Yeast, a member of the fungus family - fermented it converts carbohydrates to carbon dioxide and alcohols and the fairly innocuous little single-celled microorganism has been used in baking for thousands of years, but could it hold the key to unlocking new treatments for Alzheimer’s disease?
Dementia Australia Dementia Research Foundation Project Grant recipient (2014) and current NHMRC-ARC Dementia Research Development Fellow Dr Prashant Bharadwaj aims to find out.
Dr Bharadwaj chose to work with yeast because it is “a good cell model.” Dr Bharadwaj developed a yeast model to produce Amyloid Beta Aβ, the main component of the amyloid plaques, found in the brain of people with Alzheimer’s disease.
“The yeast clears it straight away,” Dr Bharadwaj said.
“It detects that it’s not good for it.”
Determining how the yeast is able to detect the Aβ and clear it is what Dr Bharadwaj is looking to determine so that it can eventually be replicated in humans, playing a role in new treatments for Alzheimer’s disease.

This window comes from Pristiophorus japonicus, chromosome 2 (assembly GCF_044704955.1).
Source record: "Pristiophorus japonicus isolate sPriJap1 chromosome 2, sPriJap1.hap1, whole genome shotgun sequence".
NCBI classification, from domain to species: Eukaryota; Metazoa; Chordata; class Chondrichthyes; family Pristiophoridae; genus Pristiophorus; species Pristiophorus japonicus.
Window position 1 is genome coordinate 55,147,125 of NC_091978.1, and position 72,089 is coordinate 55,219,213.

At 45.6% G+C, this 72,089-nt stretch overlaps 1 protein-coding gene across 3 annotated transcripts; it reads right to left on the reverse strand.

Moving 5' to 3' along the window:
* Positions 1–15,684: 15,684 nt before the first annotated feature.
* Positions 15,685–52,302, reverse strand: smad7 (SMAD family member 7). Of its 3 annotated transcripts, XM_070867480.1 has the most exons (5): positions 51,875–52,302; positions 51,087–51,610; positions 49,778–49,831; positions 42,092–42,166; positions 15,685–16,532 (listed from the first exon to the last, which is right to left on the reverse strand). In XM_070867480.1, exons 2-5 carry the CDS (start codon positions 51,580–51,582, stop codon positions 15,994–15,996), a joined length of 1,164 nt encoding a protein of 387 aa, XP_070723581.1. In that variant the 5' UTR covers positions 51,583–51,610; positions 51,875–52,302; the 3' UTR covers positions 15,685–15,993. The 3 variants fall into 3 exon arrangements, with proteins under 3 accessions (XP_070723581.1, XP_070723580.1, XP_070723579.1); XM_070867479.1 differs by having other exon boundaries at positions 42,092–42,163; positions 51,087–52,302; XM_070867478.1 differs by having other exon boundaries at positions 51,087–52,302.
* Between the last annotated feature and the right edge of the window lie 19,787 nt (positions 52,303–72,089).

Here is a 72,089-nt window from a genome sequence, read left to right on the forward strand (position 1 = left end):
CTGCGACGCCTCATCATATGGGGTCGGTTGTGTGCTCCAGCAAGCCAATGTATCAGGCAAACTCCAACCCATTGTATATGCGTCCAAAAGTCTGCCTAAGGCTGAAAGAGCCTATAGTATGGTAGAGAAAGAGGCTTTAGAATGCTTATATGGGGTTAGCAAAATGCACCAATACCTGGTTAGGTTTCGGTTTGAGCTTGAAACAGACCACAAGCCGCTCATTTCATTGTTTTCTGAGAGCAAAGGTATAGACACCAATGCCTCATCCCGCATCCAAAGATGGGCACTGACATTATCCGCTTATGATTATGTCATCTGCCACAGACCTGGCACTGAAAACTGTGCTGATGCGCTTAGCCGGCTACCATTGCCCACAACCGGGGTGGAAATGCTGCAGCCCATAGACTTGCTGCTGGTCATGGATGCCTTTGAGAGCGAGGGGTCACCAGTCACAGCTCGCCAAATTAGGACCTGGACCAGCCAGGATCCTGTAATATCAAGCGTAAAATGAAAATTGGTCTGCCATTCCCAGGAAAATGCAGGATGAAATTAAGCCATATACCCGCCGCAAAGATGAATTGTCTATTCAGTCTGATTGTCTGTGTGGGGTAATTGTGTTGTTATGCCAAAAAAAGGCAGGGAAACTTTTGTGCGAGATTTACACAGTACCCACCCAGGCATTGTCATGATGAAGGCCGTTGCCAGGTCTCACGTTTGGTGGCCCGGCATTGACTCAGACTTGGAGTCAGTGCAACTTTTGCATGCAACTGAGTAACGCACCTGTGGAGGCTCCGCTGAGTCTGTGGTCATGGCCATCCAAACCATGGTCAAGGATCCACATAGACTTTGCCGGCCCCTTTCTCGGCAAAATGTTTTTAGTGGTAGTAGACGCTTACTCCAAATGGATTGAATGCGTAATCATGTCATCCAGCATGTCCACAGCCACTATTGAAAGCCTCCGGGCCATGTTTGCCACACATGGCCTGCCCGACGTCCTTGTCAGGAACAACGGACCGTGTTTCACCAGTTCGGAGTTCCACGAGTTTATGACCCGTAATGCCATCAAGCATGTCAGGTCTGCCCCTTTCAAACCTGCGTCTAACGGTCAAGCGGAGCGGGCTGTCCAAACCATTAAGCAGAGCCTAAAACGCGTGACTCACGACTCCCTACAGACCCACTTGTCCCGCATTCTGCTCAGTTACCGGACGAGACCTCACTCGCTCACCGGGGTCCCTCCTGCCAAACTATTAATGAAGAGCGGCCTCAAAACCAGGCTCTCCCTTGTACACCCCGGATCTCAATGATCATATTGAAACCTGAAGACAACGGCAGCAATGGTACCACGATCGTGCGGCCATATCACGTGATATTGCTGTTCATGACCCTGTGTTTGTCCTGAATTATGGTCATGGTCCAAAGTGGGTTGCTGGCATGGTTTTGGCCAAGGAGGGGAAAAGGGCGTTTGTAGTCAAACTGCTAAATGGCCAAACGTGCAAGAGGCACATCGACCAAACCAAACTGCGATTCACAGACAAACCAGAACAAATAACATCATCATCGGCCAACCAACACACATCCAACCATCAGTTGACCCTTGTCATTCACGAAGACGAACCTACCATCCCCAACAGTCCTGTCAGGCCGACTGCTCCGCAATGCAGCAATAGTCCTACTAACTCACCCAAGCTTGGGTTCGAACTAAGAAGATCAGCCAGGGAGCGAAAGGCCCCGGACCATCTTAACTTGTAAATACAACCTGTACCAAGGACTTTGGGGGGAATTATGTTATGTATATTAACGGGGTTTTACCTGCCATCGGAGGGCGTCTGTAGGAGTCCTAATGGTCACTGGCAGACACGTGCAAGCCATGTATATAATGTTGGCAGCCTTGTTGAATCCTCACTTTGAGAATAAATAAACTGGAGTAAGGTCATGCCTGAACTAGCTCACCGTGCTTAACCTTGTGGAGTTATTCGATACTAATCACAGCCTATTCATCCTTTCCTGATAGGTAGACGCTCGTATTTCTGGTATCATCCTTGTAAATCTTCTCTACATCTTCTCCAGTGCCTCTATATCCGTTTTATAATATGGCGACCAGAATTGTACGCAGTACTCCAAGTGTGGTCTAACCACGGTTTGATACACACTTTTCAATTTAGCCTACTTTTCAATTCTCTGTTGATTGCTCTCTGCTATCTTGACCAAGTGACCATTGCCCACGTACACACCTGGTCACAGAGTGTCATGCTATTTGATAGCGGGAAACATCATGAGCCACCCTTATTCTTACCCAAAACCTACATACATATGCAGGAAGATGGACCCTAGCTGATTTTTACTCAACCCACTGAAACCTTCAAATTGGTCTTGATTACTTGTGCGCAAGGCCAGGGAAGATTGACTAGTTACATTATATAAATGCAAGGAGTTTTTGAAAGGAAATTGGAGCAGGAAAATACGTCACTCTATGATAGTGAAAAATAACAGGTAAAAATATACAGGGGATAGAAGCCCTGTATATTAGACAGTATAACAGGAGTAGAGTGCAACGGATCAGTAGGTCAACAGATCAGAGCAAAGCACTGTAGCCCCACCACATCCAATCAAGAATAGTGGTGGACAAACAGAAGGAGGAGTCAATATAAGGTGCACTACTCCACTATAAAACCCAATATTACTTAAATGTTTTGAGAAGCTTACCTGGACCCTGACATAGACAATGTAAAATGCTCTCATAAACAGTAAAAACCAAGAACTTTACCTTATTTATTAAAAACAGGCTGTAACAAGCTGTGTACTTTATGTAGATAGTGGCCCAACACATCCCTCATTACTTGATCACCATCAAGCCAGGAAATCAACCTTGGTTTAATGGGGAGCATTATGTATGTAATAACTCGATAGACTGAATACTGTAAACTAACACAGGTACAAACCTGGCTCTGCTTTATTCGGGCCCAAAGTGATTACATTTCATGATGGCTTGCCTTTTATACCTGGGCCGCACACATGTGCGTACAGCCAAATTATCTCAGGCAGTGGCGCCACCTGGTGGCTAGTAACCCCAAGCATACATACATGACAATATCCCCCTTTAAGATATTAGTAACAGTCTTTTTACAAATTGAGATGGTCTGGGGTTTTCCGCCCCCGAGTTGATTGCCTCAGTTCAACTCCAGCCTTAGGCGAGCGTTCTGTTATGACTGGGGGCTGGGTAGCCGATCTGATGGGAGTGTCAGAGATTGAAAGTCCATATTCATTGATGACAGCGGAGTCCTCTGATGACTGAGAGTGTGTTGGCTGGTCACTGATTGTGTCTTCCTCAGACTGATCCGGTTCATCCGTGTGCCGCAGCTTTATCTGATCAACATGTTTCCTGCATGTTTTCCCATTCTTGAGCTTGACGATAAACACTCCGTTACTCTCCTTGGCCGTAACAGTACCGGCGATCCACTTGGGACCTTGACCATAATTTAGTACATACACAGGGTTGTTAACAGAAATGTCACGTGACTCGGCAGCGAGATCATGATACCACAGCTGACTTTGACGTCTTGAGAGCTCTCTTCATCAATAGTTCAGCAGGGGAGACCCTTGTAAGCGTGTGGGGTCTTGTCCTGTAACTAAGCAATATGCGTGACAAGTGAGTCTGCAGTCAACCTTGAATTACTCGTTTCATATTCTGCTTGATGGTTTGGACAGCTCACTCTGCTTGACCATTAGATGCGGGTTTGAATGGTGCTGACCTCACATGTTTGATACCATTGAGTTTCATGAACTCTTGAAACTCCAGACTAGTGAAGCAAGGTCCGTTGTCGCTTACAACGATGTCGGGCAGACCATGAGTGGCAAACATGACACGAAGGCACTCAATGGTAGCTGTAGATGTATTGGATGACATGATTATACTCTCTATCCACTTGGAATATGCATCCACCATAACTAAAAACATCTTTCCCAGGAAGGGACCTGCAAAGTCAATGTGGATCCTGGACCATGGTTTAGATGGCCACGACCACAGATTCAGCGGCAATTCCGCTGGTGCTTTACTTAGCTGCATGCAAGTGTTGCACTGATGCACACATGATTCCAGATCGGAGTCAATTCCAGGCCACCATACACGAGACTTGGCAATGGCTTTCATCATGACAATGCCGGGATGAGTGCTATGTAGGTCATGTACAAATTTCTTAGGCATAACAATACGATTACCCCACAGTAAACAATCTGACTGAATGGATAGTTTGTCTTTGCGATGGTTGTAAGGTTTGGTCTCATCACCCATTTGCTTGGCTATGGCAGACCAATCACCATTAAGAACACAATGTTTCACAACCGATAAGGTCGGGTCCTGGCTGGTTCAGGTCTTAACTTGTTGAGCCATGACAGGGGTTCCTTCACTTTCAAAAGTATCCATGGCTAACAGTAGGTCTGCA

“Yeast is highly adaptive to the environment. It has the ability to do a lot of these kinds of things, and it can cope with stress really well,” Dr Bharadwaj said.
“Our recent work has identified specific genes that are involved in clearing Aβ from the cell.”
The next phase of Dr Bharadwaj’s work involves looking at brain cells in worms and how they clear or don’t clear Aβ.
“Brain cells are very complex, they have a lot of specific neurological functions. The worm has 302 brain cells, so this is the next-level,” Dr Bharadwaj said.
“When you put Aβ in a worm’s brain cell, it is also toxic for them. We now want to find out whether Aβ clearance mechanism identified in yeast can be replicated in worms.”
The worm study is a collaboration between Edith Cowan University, where Dr Bharadwaj is based, and a collaborator, Dr Hannah Nicholas at the University of Sydney’s worm lab.